Columbus Dispatch (September 29, 1998)

Guitarist Kottke christens the reborn Southern Theatre

by Curtis Schieber

      Nary a negative word was heard, onstage or off, about the reborn Southern Theatre during its debut concert last night featuring Leo Kottke and Maura O'Connell.

      That includes a peculiar story that guitarist Kottke told about a performance in a similarly refurbished theater in New Zealand that gave him the "creeps."

      He learned later the theater's designed hanged himself in the dressing room after seeing his finished work.

      "These places really can have a presence, and it can go terribly wrong," he said. "It's nice to be here." In his own way, the guitarist meant it as a compliment.

      The dark humor -- shot through with a healthy does of sentimentality -- infused a good deal of his work last night, especially the instrumentals. A lovely piece written by easy-listening music icon Bert Kaempfert, whom Kottke described as a "junior version of Leroy Anderson," found the performer stating the charming melody and fostering its evolution as though it were a classical suite.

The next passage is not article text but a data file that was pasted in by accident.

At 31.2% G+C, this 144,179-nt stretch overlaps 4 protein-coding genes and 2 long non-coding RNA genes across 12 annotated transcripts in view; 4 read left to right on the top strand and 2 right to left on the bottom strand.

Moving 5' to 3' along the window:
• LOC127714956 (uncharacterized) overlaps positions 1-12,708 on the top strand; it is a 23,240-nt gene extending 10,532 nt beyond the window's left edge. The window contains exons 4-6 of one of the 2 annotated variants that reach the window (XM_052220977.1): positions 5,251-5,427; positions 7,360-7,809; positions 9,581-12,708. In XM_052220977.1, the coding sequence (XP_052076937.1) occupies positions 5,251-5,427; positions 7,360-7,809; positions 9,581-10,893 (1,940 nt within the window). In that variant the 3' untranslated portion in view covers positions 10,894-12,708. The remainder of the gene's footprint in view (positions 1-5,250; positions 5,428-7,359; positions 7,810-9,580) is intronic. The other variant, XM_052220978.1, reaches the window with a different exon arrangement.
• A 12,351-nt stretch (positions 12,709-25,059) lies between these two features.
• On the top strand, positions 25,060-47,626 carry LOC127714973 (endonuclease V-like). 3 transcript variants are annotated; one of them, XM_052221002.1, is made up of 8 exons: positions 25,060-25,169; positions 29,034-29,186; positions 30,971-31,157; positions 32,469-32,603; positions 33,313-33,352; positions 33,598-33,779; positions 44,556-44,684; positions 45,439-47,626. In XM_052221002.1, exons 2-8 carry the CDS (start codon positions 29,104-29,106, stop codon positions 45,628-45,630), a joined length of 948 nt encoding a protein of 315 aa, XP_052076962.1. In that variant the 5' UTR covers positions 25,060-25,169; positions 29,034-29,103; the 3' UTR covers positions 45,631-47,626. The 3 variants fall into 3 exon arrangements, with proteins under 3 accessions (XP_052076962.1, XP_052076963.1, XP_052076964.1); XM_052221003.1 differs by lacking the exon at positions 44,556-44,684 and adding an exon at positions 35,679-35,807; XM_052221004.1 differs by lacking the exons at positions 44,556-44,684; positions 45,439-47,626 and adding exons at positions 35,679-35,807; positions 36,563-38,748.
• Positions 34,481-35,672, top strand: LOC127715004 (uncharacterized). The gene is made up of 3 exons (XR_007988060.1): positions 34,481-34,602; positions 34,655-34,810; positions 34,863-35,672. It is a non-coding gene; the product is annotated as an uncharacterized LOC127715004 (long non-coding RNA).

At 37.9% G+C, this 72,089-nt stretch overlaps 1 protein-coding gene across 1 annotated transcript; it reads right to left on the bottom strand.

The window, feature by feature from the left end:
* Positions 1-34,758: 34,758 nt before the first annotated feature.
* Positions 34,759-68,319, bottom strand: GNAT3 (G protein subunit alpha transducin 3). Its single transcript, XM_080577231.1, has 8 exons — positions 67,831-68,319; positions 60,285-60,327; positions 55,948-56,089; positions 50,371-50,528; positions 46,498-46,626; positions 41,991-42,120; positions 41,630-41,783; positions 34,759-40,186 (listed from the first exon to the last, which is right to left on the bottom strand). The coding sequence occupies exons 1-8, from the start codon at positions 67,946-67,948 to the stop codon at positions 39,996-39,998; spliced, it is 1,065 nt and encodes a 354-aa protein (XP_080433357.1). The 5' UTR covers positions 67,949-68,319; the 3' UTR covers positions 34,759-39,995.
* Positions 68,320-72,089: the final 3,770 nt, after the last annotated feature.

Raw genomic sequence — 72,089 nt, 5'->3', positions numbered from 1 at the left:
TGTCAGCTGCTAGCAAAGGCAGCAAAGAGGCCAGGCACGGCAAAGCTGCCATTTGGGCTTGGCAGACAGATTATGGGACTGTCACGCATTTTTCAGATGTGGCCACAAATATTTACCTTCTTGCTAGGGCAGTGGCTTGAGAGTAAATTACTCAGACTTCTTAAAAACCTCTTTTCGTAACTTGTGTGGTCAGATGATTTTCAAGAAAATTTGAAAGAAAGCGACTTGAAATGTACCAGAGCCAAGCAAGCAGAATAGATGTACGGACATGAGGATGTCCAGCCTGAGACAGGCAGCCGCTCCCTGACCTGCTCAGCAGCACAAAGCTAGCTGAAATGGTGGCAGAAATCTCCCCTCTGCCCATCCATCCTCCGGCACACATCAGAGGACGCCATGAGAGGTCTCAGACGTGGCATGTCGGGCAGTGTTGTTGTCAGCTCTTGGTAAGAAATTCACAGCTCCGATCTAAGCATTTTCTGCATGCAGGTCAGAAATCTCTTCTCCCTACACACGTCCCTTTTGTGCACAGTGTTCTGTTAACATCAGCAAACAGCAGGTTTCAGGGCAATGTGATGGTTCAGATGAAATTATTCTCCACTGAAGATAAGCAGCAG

He deftly played the bass, chords and melody parts as though he were three musicians.

      With songs such as Paul Siebel's Louise and a clever reworking of the traditional Corrina, Corrina, Kottke warmly entertained.

      He had established such a rapport that his vocal on Corrina, sung much too low for his range because he'd forgotten his capo, was received eagerly.

      His style, which blends the roots of folk, blues, pop and jazz, went down like honey in the packed house.

      Later, Kottke shielded his eyes from the spotlight to look afar into the third floor balcony and commented, "I don't wanna connect with a balcony and find out at the end of the night there is no balcony."

      He was still wowing 'em 70 minutes later after he started, when deadline called me away... [snip]

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